This spring, we had the chance to catch up with Robin Ramson, the Founder of DC Chess Girls: a Washington, D.C. based chess non-profit dedicated to encouraging more girls to play chess. When we spoke, she had just returned from a national tournament where her daughter got to compete with children from all over the country.
I know you have lots of stories about chess making a difference. Can you share one story with our readers?
The first one that comes to mind is that of a girl in our program who also participates in a school-based program. There weren’t many girls in the school-based program and the boys were much better than her when she started. Her mom said her daughter almost gave up many times, but ultimately had the courage to keep going due to her continued involvement with with DC Chess Girls. The other girls in the club were really supportive and we do a lot as a club to encourage tournament play. I think providing this kind of encouragement is essential. It takes so long time to get good at chess that recognition for effort and achievement of certain milestones can make a huge difference. I think girls respond well to people noticing their effort (not that boys don’t), so we make sure that we do just that. The other girls in our program are competitive, but they don’t participate in school programs. Even though the other kids on the school team had much higher ratings, it was this girl who ended up getting awards. In addition to the support, we’ve been lucky to have great coaching. I say ‘lucky’ because we are an all-volunteer organization and I hire only experts or above. Our coaches analyze games and provide lectures to prompt thinking about how the girls can take their games to next level. In addition to the chess improvement, the mom said her daughter has become more focused, less intimidated about taking tests, and shows more persistence when tackling difficult subjects. Continue reading “Chess Coach Interview ~ Robin Ramson, DC Chess Girls”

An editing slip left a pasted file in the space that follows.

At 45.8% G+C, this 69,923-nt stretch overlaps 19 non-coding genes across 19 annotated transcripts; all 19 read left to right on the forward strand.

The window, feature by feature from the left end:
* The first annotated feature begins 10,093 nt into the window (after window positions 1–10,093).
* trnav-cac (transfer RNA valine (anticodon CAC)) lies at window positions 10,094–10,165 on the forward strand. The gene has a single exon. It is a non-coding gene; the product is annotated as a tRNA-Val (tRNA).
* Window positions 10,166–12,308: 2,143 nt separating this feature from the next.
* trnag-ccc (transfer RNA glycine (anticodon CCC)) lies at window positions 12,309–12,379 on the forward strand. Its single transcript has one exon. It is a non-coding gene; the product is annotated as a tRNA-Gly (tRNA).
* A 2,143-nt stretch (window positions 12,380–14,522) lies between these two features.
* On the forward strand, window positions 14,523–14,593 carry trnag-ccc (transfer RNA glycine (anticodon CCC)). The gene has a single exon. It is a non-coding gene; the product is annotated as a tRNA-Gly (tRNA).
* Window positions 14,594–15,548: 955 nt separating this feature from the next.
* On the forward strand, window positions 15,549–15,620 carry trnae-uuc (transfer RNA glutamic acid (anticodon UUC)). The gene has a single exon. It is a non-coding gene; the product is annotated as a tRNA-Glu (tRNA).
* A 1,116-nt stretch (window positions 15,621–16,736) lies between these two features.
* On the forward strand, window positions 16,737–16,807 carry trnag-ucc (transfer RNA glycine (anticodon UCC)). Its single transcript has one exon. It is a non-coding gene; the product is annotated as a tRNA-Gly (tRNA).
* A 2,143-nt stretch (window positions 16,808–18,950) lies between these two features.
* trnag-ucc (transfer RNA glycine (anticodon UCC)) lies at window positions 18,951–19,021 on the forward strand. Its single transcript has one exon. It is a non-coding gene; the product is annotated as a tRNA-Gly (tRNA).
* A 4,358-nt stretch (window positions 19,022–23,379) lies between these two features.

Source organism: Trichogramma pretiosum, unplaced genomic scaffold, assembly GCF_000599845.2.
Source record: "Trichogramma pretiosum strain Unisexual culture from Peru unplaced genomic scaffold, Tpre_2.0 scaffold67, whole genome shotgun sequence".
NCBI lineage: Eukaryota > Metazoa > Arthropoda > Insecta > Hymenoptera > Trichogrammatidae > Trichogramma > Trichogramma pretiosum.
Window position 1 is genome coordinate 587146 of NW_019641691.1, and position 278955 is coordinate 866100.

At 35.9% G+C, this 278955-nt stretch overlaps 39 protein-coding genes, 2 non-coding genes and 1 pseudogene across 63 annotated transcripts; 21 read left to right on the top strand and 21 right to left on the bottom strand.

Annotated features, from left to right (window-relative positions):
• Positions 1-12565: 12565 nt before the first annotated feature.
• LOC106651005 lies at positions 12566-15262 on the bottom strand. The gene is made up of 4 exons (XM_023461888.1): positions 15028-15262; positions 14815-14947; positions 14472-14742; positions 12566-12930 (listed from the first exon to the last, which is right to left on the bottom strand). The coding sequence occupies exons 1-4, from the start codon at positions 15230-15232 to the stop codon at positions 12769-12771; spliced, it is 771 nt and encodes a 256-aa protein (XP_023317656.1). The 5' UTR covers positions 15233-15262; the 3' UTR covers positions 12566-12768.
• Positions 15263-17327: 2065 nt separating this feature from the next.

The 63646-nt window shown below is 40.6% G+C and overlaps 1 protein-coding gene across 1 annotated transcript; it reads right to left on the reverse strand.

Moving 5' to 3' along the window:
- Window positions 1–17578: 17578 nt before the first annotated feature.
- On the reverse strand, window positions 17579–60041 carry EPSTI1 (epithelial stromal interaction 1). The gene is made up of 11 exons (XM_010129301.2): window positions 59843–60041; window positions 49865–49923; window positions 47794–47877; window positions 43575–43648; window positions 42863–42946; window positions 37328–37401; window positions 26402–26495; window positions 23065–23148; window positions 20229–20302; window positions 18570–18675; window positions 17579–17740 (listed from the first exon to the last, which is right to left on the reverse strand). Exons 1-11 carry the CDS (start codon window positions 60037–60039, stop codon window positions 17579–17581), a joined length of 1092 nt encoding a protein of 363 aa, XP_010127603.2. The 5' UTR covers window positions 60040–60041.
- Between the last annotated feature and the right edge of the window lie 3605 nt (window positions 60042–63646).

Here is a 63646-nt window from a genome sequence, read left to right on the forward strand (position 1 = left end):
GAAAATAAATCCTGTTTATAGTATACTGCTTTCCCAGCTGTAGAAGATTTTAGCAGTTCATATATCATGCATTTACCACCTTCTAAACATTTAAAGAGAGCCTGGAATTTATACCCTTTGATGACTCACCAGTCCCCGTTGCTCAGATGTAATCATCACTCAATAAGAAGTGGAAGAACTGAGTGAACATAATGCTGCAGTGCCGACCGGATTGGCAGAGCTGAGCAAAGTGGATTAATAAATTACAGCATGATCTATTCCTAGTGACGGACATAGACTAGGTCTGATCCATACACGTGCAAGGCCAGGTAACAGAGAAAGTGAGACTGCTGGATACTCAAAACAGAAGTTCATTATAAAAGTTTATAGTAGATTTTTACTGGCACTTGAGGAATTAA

In this post, Dr. Alexey Root, WIM provides a little chess history and introduces two chess books that she recommends as resources for:
- Beginning to intermediate level chess players ages 11-18+.
- Boy Scouts interested in earning the Chess merit badge.
- Chess coaches who work with either of these groups of students. In particular, the Fischer columns have “chess puzzles” which would be good for homework or for group problem solving. Prepare With Chess Strategy provides exercises that teach chess strategies. Resources for teaching chess strategies are less common than tactics resources, such as “find the tactic” books and Internet trainers.
In the United States, if you say about someone “he’s a real boy scout” you mean that he is a role model. The type of person you would pick to organize donations after a disaster or to instill pride in America. But hearing “he’s a real boy scout” would not make you think of World Chess Champion Bobby Fischer in his later years. In the decade before Continue reading “Guest Post ~ Bobby Fischer & Chess Resources for Boy Scouts and Others”
What is the MATCH curriculum?